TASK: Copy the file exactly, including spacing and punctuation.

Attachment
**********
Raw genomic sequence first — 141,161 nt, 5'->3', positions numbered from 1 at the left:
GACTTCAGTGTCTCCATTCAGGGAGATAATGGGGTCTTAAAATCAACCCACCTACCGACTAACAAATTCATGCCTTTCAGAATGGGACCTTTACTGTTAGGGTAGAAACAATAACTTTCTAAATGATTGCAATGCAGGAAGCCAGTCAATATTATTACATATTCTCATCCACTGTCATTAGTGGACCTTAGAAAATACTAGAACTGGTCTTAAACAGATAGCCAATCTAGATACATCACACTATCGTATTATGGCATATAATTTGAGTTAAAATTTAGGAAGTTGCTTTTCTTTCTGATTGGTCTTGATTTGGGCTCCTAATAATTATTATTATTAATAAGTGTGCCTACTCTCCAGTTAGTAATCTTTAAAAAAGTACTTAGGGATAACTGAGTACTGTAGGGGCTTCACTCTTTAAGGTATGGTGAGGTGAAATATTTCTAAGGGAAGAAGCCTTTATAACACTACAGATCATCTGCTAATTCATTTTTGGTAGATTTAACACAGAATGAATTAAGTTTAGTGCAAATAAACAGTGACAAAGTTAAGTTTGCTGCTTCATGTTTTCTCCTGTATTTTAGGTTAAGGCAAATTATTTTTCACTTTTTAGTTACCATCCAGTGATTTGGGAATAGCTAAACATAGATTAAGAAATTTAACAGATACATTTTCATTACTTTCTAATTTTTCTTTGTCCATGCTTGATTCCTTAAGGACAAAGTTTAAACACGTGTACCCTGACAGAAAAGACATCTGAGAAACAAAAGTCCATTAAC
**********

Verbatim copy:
Raw genomic sequence first — 141,161 nt, 5'->3', positions numbered from 1 at the left:
GACTTCAGTGTCTCCATTCAGGGAGATAATGGGGTCTTAAAATCAACCCACCTACCGACTAACAAATTCATGCCTTTCAGAATGGGACCTTTACTGTTAGGGTAGAAACAATAACTTTCTAAATGATTGCAATGCAGGAAGCCAGTCAATATTATTACATATTCTCATCCACTGTCATTAGTGGACCTTAGAAAATACTAGAACTGGTCTTAAACAGATAGCCAATCTAGATACATCACACTATCGTATTATGGCATATAATTTGAGTTAAAATTTAGGAAGTTGCTTTTCTTTCTGATTGGTCTTGATTTGGGCTCCTAATAATTATTATTATTAATAAGTGTGCCTACTCTCCAGTTAGTAATCTTTAAAAAAGTACTTAGGGATAACTGAGTACTGTAGGGGCTTCACTCTTTAAGGTATGGTGAGGTGAAATATTTCTAAGGGAAGAAGCCTTTATAACACTACAGATCATCTGCTAATTCATTTTTGGTAGATTTAACACAGAATGAATTAAGTTTAGTGCAAATAAACAGTGACAAAGTTAAGTTTGCTGCTTCATGTTTTCTCCTGTATTTTAGGTTAAGGCAAATTATTTTTCACTTTTTAGTTACCATCCAGTGATTTGGGAATAGCTAAACATAGATTAAGAAATTTAACAGATACATTTTCATTACTTTCTAATTTTTCTTTGTCCATGCTTGATTCCTTAAGGACAAAGTTTAAACACGTGTACCCTGACAGAAAAGACATCTGAGAAACAAAAGTCCATTAAC